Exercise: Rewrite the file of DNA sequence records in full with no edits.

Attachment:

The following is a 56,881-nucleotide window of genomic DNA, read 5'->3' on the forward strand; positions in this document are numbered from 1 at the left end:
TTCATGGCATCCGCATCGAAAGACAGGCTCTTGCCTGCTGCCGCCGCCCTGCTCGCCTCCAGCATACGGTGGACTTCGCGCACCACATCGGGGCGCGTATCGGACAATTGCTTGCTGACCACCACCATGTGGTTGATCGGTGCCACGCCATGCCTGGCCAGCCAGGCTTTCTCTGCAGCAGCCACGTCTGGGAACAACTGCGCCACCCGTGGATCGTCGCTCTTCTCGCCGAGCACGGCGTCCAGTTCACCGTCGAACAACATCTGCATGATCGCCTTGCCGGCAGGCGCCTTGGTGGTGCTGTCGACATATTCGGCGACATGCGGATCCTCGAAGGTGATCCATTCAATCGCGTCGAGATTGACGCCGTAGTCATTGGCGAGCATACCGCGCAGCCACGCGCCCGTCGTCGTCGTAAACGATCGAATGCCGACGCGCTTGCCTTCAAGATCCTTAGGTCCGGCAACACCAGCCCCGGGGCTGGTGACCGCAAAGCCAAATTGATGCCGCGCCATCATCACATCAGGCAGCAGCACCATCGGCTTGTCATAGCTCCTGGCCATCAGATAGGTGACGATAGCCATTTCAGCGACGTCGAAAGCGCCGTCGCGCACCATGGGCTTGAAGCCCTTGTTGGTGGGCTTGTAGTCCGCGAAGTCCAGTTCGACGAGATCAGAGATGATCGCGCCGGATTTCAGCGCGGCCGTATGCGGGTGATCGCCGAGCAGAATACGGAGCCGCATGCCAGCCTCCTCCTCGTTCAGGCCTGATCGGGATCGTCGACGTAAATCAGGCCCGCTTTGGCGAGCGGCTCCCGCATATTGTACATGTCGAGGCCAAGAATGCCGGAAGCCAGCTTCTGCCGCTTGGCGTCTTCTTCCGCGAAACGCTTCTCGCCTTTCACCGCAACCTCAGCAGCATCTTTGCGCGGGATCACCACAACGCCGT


The following is a 56,881-nucleotide window of genomic DNA, read 5'->3' on the forward strand; positions in this document are numbered from 1 at the left end:
TTCATGGCATCCGCATCGAAAGACAGGCTCTTGCCTGCTGCCGCCGCCCTGCTCGCCTCCAGCATACGGTGGACTTCGCGCACCACATCGGGGCGCGTATCGGACAATTGCTTGCTGACCACCACCATGTGGTTGATCGGTGCCACGCCATGCCTGGCCAGCCAGGCTTTCTCTGCAGCAGCCACGTCTGGGAACAACTGCGCCACCCGTGGATCGTCGCTCTTCTCGCCGAGCACGGCGTCCAGTTCACCGTCGAACAACATCTGCATGATCGCCTTGCCGGCAGGCGCCTTGGTGGTGCTGTCGACATATTCGGCGACATGCGGATCCTCGAAGGTGATCCATTCAATCGCGTCGAGATTGACGCCGTAGTCATTGGCGAGCATACCGCGCAGCCACGCGCCCGTCGTCGTCGTAAACGATCGAATGCCGACGCGCTTGCCTTCAAGATCCTTAGGTCCGGCAACACCAGCCCCGGGGCTGGTGACCGCAAAGCCAAATTGATGCCGCGCCATCATCACATCAGGCAGCAGCACCATCGGCTTGTCATAGCTCCTGGCCATCAGATAGGTGACGATAGCCATTTCAGCGACGTCGAAAGCGCCGTCGCGCACCATGGGCTTGAAGCCCTTGTTGGTGGGCTTGTAGTCCGCGAAGTCCAGTTCGACGAGATCAGAGATGATCGCGCCGGATTTCAGCGCGGCCGTATGCGGGTGATCGCCGAGCAGAATACGGAGCCGCATGCCAGCCTCCTCCTCGTTCAGGCCTGATCGGGATCGTCGACGTAAATCAGGCCCGCTTTGGCGAGCGGCTCCCGCATATTGTACATGTCGAGGCCAAGAATGCCGGAAGCCAGCTTCTGCCGCTTGGCGTCTTCTTCCGCGAAACGCTTCTCGCCTTTCACCGCAACCTCAGCAGCATCTTTGCGCGGGATCACCACAACGCCGT